Staff Publications

Staff Publications

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    'Staff publications' is the digital repository of Wageningen University & Research

    'Staff publications' contains references to publications authored by Wageningen University staff from 1976 onward.

    Publications authored by the staff of the Research Institutes are available from 1995 onwards.

    Full text documents are added when available. The database is updated daily and currently holds about 240,000 items, of which 72,000 in open access.

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Record number 449630
Title Laxative treatment with polyethylene glycol decreases microbial primary bile salt dehydroxylation and lipid metabolism in the intestine of rats
Author(s) Wulp, N.Y. van der; Derrien, M.; Stellaard, F.; Wolters, H.; Kleerebezem, M.; Dekker, J.; Rings, E.H.; Groen, A.K.; Verkade, H.J.
Source American Journal of Physiology. Gastrointestinal and Liver Physiology 305 (2013)7. - ISSN 0193-1857 - p. G474 - G482.
DOI http://dx.doi.org/10.1152/ajpgi.00375.2012
Department(s) Host Microbe Interactomics
WIAS
Publication type Refereed Article in a scientific journal
Publication year 2013
Keyword(s) deoxycholic-acid formation - fecal water - enterohepatic circulation - gastrointestinal cancer - cholesterol saturation - chronic constipation - induced increase - colon-cancer - transit - bacteria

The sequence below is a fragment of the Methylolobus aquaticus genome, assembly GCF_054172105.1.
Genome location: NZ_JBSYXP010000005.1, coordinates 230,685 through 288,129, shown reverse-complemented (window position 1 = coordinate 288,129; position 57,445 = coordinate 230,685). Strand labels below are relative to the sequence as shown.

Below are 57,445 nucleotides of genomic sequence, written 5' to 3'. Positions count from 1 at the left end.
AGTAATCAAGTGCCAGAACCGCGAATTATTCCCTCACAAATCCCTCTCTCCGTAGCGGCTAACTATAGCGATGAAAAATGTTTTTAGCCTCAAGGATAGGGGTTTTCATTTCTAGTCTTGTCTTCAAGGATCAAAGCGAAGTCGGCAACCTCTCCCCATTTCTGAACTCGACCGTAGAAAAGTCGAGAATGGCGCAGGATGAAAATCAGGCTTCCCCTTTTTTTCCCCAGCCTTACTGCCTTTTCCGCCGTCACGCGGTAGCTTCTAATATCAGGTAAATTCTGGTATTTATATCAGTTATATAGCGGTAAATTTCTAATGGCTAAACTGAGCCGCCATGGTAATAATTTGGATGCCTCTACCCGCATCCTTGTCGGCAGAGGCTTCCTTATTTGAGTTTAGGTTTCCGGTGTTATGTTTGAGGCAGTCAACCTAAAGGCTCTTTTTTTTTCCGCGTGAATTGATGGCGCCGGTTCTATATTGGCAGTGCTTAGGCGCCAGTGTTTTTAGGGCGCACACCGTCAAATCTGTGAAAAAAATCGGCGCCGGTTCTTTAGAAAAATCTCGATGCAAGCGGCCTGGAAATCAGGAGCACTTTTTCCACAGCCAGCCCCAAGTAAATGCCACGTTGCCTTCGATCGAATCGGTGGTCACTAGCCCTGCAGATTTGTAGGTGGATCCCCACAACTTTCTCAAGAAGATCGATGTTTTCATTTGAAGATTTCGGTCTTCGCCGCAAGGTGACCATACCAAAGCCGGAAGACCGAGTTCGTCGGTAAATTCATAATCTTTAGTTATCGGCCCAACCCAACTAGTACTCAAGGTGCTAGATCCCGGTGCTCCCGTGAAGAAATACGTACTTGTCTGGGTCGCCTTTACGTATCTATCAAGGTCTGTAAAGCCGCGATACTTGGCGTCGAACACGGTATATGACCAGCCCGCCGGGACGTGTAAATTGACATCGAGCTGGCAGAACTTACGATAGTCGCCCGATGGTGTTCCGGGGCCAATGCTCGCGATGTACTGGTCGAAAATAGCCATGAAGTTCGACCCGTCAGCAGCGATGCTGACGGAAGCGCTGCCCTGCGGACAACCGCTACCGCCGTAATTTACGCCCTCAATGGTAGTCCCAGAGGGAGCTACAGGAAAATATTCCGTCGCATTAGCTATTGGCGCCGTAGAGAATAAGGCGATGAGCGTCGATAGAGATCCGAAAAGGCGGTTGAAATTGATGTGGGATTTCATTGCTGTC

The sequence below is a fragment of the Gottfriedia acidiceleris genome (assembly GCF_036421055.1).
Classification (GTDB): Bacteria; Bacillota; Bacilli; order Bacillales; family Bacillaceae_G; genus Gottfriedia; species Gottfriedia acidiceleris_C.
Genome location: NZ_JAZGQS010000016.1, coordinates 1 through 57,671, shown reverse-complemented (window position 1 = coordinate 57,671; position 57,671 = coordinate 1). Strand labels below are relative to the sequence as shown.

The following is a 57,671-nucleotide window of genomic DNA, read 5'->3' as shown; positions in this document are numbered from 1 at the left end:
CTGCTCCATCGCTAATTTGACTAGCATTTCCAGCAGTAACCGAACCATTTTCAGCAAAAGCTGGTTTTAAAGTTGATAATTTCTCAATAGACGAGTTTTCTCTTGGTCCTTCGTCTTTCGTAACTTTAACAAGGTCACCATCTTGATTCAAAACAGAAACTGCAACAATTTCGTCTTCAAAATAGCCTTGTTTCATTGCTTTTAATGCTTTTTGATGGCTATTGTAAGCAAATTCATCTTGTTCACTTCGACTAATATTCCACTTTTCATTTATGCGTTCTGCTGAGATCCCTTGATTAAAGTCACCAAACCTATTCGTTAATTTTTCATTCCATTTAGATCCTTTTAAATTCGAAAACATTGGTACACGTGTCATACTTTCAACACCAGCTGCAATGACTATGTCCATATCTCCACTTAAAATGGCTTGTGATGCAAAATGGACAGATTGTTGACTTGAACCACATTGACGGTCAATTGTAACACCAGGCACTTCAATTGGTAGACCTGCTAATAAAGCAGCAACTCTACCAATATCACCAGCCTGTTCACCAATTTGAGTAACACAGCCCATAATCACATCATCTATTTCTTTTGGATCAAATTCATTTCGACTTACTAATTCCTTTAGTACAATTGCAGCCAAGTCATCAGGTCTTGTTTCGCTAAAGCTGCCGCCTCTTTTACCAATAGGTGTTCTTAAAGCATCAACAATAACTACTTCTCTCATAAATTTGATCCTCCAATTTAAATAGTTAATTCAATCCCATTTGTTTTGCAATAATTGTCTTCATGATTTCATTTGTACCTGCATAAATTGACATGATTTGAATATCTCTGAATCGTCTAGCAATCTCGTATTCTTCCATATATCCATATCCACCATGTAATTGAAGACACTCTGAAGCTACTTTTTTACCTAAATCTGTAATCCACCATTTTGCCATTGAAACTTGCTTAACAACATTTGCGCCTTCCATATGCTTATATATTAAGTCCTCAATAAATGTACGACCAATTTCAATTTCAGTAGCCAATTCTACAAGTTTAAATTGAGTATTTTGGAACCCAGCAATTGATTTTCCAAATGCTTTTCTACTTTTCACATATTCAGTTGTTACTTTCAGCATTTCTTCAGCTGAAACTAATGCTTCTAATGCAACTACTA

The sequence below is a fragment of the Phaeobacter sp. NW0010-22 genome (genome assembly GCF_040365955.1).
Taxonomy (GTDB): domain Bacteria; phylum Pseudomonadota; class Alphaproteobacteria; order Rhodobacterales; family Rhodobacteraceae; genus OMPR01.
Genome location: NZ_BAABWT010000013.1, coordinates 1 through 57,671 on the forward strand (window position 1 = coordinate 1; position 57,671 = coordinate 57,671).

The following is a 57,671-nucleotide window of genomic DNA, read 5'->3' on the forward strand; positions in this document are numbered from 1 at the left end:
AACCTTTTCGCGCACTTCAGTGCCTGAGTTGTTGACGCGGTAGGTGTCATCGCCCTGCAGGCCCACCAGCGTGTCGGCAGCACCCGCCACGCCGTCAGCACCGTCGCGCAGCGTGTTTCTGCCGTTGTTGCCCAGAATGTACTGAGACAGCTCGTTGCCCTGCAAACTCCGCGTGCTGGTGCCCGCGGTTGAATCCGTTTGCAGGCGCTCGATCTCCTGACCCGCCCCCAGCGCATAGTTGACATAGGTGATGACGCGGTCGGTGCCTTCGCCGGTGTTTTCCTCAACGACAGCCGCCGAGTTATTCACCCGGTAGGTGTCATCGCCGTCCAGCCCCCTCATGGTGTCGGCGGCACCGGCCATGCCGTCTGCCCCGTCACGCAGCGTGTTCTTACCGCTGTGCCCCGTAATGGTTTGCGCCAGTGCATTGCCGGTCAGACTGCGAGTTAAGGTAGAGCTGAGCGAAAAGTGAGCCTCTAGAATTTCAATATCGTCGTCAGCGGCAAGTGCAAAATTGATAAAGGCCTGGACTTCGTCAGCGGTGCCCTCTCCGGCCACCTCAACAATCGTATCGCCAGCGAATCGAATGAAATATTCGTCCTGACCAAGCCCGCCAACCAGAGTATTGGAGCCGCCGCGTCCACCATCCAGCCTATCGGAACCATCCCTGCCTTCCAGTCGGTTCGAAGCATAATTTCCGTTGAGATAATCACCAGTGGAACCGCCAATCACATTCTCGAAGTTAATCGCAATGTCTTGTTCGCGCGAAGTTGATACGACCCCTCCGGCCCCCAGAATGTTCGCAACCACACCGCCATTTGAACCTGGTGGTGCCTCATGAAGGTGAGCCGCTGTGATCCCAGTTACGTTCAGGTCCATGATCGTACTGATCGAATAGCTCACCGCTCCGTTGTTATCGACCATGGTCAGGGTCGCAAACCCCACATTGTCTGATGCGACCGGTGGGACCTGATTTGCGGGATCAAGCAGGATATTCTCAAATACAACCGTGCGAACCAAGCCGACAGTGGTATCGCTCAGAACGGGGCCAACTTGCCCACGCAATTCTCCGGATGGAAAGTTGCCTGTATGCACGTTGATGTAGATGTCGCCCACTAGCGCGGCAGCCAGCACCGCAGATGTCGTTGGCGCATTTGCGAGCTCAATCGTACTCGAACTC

Abstract Polyethylene glycol (PEG) is a frequently used osmotic laxative that accelerates gastrointestinal transit. It has remained unclear, however, whether PEG affects intestinal functions. We aimed to determine the effect of PEG treatment on intestinal sterol metabolism. Rats were treated with PEG in drinking water (7%) for 2 wk or left untreated (controls). We studied the enterohepatic circulation of the major bile salt (BS) cholate with a plasma stable isotope dilution technique and determined BS profiles and concentrations in bile, intestinal lumen contents, and feces. We determined the fecal excretion of cholesterol plus its intestinally formed metabolites. Finally, we determined the cytolytic activity of fecal water (a surrogate marker of colorectal cancer risk) and the amount and composition of fecal microbiota. Compared with control rats, PEG treatment increased the pool size (+51%; P <0.01) and decreased the fractional turnover of cholate (-32%; P <0.01). PEG did not affect the cholate synthesis rate, corresponding with an unaffected fecal primary BS excretion. PEG reduced fecal excretion of secondary BS and of cholesterol metabolites (each P <0.01). PEG decreased the cytolytic activity of fecal water [54 (46–62) vs. 87 (85–92)% erythrocyte potassium release in PEG-treated and control rats, respectively; P <0.01]. PEG treatment increased the contribution of Verrucomicrobia (P <0.01) and decreased that of Firmicutes (P <0.01) in fecal flora. We concluded that PEG treatment changes the intestinal bacterial composition, decreases the bacterial dehydroxylation of primary BS and the metabolism of cholesterol, and increases the pool size of the primary BS cholate in rats
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